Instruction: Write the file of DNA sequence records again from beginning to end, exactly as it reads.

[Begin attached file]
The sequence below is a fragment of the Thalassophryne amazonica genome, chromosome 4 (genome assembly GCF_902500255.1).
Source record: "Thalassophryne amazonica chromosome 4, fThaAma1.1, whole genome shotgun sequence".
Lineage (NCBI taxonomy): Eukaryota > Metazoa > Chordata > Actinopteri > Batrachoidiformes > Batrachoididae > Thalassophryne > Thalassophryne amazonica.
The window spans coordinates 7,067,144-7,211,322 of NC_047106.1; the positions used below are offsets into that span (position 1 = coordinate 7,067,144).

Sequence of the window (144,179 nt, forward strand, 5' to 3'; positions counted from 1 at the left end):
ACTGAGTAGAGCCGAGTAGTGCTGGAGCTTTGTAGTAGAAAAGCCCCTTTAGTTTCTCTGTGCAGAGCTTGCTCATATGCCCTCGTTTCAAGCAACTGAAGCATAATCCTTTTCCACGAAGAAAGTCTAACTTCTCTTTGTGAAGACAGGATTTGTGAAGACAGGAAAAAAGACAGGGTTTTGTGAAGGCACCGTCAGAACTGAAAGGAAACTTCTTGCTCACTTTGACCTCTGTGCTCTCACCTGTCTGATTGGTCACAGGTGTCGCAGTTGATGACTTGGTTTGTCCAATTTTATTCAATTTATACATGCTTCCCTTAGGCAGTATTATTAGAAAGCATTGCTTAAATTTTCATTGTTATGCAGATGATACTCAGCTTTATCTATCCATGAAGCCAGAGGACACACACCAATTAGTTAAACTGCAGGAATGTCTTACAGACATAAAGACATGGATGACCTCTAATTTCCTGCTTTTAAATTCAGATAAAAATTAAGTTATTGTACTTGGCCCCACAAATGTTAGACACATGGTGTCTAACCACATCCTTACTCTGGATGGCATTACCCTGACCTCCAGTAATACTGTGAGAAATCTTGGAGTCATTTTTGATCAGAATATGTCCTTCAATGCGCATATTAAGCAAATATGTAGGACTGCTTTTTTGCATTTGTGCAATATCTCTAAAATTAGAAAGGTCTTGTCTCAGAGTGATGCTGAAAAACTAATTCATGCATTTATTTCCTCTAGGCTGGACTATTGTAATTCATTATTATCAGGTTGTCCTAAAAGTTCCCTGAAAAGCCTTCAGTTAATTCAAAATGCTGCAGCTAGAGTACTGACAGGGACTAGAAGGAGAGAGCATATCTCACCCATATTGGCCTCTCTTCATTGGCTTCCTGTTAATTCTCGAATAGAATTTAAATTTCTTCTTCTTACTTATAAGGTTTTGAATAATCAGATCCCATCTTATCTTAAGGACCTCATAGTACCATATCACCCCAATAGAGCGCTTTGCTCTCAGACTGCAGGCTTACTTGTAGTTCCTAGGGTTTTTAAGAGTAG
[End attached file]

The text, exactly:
The sequence below is a fragment of the Thalassophryne amazonica genome, chromosome 4 (genome assembly GCF_902500255.1).
Source record: "Thalassophryne amazonica chromosome 4, fThaAma1.1, whole genome shotgun sequence".
Lineage (NCBI taxonomy): Eukaryota > Metazoa > Chordata > Actinopteri > Batrachoidiformes > Batrachoididae > Thalassophryne > Thalassophryne amazonica.
The window spans coordinates 7,067,144-7,211,322 of NC_047106.1; the positions used below are offsets into that span (position 1 = coordinate 7,067,144).

Sequence of the window (144,179 nt, forward strand, 5' to 3'; positions counted from 1 at the left end):
ACTGAGTAGAGCCGAGTAGTGCTGGAGCTTTGTAGTAGAAAAGCCCCTTTAGTTTCTCTGTGCAGAGCTTGCTCATATGCCCTCGTTTCAAGCAACTGAAGCATAATCCTTTTCCACGAAGAAAGTCTAACTTCTCTTTGTGAAGACAGGATTTGTGAAGACAGGAAAAAAGACAGGGTTTTGTGAAGGCACCGTCAGAACTGAAAGGAAACTTCTTGCTCACTTTGACCTCTGTGCTCTCACCTGTCTGATTGGTCACAGGTGTCGCAGTTGATGACTTGGTTTGTCCAATTTTATTCAATTTATACATGCTTCCCTTAGGCAGTATTATTAGAAAGCATTGCTTAAATTTTCATTGTTATGCAGATGATACTCAGCTTTATCTATCCATGAAGCCAGAGGACACACACCAATTAGTTAAACTGCAGGAATGTCTTACAGACATAAAGACATGGATGACCTCTAATTTCCTGCTTTTAAATTCAGATAAAAATTAAGTTATTGTACTTGGCCCCACAAATGTTAGACACATGGTGTCTAACCACATCCTTACTCTGGATGGCATTACCCTGACCTCCAGTAATACTGTGAGAAATCTTGGAGTCATTTTTGATCAGAATATGTCCTTCAATGCGCATATTAAGCAAATATGTAGGACTGCTTTTTTGCATTTGTGCAATATCTCTAAAATTAGAAAGGTCTTGTCTCAGAGTGATGCTGAAAAACTAATTCATGCATTTATTTCCTCTAGGCTGGACTATTGTAATTCATTATTATCAGGTTGTCCTAAAAGTTCCCTGAAAAGCCTTCAGTTAATTCAAAATGCTGCAGCTAGAGTACTGACAGGGACTAGAAGGAGAGAGCATATCTCACCCATATTGGCCTCTCTTCATTGGCTTCCTGTTAATTCTCGAATAGAATTTAAATTTCTTCTTCTTACTTATAAGGTTTTGAATAATCAGATCCCATCTTATCTTAAGGACCTCATAGTACCATATCACCCCAATAGAGCGCTTTGCTCTCAGACTGCAGGCTTACTTGTAGTTCCTAGGGTTTTTAAGAGTAG